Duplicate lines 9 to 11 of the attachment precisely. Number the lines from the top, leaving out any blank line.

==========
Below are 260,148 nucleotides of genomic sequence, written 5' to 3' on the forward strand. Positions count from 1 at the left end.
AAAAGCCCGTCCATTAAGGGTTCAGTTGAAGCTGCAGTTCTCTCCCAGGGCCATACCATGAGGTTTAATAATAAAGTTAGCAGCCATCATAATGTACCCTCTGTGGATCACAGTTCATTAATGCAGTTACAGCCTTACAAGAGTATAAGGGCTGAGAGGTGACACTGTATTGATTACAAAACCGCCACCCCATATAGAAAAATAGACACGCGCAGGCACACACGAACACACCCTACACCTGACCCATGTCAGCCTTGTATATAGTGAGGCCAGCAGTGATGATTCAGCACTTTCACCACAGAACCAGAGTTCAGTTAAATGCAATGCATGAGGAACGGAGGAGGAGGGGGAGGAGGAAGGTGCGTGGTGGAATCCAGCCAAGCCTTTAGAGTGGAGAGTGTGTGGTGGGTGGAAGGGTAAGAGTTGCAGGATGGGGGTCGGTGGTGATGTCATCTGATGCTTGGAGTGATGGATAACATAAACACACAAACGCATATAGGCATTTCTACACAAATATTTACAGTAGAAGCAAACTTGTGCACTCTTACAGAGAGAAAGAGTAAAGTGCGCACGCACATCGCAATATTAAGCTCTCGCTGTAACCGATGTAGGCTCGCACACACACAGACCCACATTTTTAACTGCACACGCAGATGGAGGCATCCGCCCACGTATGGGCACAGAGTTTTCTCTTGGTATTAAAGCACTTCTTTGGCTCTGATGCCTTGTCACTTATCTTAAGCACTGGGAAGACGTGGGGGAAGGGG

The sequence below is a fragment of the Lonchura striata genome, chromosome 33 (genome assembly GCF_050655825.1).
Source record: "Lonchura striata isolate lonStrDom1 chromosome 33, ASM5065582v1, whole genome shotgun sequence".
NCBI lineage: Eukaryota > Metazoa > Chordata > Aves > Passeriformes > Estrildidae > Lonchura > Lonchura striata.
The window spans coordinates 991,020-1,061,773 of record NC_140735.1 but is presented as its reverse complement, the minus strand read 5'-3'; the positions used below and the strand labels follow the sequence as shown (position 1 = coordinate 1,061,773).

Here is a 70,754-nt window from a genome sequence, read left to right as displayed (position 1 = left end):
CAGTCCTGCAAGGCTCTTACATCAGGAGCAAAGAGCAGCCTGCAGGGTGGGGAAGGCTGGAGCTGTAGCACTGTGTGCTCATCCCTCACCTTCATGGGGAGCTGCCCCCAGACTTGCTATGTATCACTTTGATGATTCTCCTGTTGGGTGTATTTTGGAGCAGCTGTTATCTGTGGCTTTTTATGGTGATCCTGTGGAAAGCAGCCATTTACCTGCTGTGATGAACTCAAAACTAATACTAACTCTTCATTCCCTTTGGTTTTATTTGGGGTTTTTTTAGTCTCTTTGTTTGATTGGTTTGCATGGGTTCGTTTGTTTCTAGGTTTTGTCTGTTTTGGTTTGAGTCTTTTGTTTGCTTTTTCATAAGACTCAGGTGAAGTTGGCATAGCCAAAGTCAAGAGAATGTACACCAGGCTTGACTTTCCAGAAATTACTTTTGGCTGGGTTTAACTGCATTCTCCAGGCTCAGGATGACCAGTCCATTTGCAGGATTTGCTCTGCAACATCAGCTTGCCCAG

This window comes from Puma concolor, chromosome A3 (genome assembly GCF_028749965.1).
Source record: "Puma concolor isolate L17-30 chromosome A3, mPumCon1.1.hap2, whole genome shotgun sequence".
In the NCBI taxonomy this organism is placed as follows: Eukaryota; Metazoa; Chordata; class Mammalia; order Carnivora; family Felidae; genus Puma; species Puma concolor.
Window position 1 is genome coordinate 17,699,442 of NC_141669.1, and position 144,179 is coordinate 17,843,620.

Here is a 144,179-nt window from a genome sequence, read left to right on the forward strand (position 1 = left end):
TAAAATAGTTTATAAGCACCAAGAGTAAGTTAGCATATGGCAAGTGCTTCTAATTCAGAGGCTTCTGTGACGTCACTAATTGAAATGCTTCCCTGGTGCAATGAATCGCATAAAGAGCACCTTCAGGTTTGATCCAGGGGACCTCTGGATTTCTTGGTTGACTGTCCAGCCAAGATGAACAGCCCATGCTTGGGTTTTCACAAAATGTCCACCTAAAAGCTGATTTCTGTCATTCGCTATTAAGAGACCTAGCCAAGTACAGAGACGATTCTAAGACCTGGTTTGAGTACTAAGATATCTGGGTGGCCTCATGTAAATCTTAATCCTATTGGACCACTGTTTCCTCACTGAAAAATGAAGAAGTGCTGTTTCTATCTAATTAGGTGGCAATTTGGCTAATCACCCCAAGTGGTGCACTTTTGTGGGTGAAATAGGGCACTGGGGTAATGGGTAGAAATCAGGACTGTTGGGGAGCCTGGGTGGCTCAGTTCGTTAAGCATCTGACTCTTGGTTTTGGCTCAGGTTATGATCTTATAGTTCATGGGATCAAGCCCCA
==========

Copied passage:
This window comes from Puma concolor, chromosome A3 (genome assembly GCF_028749965.1).
Source record: "Puma concolor isolate L17-30 chromosome A3, mPumCon1.1.hap2, whole genome shotgun sequence".
In the NCBI taxonomy this organism is placed as follows: Eukaryota; Metazoa; Chordata; class Mammalia; order Carnivora; family Felidae; genus Puma; species Puma concolor.